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[krim-uh-nol-uh-jee] /ˌkrɪm əˈnɒl ə dʒi/
the study of crime and criminals: a branch of sociology.
Origin of criminology
1855-60; < Latin crīmin- (stem of crīmen; see crime) + -o- + -logy
Related forms
[krim-uh-nl-oj-i-kuh l] /ˌkrɪm ə nlˈɒdʒ ɪ kəl/ (Show IPA),
criminologic, adjective
criminologically, adverb
criminologist, noun Unabridged
Based on the Random House Dictionary, © Random House, Inc. 2018.
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Examples from the Web for criminologist
Contemporary Examples
Historical Examples
  • His wide fame as a criminologist and consulting detective had implanted no egotism in him.

    No Clue James Hay
  • And a curious shade of behavior might have here interested a criminologist.

  • These were most interesting volumes from the criminologist's point of view.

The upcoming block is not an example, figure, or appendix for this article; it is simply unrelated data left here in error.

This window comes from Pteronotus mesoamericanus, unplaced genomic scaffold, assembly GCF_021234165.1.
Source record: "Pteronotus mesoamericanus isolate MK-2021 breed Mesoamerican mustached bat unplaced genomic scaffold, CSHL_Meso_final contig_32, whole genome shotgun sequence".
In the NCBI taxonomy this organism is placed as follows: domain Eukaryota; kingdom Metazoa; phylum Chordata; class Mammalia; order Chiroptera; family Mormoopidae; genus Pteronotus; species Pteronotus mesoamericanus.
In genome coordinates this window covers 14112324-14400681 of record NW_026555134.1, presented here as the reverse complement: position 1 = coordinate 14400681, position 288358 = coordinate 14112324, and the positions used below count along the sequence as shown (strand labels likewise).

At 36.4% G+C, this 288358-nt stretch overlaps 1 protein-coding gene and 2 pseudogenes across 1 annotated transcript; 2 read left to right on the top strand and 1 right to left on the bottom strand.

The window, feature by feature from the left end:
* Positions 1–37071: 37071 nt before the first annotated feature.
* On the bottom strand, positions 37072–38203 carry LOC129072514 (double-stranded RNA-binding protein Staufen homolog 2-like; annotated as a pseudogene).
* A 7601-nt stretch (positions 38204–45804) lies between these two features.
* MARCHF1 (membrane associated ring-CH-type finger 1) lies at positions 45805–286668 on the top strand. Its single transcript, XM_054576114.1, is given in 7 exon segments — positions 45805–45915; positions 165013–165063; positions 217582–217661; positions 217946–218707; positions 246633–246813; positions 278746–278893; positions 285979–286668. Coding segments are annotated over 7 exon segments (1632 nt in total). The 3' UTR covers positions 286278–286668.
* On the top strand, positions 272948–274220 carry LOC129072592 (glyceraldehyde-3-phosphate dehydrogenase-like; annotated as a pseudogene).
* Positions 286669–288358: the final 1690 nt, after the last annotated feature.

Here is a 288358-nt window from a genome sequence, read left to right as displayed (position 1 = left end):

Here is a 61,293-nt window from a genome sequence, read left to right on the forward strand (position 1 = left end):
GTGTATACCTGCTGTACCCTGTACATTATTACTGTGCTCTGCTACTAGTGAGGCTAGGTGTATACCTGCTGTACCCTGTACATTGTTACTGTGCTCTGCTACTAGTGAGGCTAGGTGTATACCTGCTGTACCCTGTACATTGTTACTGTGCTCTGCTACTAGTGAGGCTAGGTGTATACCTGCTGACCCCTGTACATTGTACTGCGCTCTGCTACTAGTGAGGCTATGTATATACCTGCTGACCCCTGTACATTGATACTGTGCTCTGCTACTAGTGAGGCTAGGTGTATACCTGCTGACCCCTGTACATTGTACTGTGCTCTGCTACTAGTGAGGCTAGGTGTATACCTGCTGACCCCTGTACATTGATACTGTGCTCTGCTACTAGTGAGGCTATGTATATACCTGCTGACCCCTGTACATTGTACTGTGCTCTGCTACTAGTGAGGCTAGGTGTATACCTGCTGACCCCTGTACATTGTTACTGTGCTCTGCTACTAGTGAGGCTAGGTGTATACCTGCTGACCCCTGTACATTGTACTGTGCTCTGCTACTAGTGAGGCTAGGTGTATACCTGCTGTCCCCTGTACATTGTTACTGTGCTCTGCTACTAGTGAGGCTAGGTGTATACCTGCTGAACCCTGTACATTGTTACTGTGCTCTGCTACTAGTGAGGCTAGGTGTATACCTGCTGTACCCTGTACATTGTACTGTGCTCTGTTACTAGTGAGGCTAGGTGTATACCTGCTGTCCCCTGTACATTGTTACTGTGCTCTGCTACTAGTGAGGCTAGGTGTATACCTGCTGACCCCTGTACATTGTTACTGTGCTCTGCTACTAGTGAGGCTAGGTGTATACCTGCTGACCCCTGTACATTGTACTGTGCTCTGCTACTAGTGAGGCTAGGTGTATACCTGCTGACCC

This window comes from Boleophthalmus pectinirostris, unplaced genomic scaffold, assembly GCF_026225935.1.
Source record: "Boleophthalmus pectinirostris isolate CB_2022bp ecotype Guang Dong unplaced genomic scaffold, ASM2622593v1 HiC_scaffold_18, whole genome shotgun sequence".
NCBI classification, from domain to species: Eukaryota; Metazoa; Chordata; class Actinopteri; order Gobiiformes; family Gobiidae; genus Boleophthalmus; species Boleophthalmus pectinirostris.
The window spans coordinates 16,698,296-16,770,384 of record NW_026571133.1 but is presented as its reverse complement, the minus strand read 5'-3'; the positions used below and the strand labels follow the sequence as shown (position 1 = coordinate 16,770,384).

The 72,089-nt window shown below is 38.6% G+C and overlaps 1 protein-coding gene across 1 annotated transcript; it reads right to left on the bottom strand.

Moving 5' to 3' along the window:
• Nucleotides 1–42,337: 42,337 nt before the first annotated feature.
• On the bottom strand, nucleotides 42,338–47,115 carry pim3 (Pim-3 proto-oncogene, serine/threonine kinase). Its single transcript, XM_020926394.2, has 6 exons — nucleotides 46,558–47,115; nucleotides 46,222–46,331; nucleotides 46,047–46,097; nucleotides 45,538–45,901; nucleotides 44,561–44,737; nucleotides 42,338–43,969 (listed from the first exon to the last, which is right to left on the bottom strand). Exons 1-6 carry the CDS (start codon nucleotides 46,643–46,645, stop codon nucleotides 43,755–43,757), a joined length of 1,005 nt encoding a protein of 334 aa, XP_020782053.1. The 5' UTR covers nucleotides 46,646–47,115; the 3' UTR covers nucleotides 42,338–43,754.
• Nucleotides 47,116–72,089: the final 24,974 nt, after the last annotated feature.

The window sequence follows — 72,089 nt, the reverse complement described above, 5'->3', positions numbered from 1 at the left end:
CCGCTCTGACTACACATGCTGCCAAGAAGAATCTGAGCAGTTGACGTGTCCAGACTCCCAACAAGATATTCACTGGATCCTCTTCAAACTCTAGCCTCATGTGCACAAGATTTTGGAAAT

The American Egypt Channing Arnold
  • It is up to the criminologist to work skillfully and consistently with skilled tools.

    Criminal Types V. M. Masten
  • In any case, as he is he is for the criminologist to make over.

    Criminal Types V. M. Masten
  • They all looked eagerly at the criminologist on his return, but his face was sphinxlike.

    The Black Box E. Phillips Oppenheim
British Dictionary definitions for criminologist


the scientific study of crime, criminal behaviour, law enforcement, etc See also penology
Derived Forms
criminological (ˌkrɪmɪnəˈlɒdʒɪkəl), criminologic, adjective
criminologically, adverb
criminologist, noun
Word Origin
C19: from Latin crimin-crime, -logy
Collins English Dictionary - Complete & Unabridged 2012 Digital Edition
© William Collins Sons & Co. Ltd. 1979, 1986 © HarperCollins
Publishers 1998, 2000, 2003, 2005, 2006, 2007, 2009, 2012
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Word Origin and History for criminologist



1890, from Latin stem of criminal + -ology. Criminologist is recorded from 1857.

Online Etymology Dictionary, © 2010 Douglas Harper
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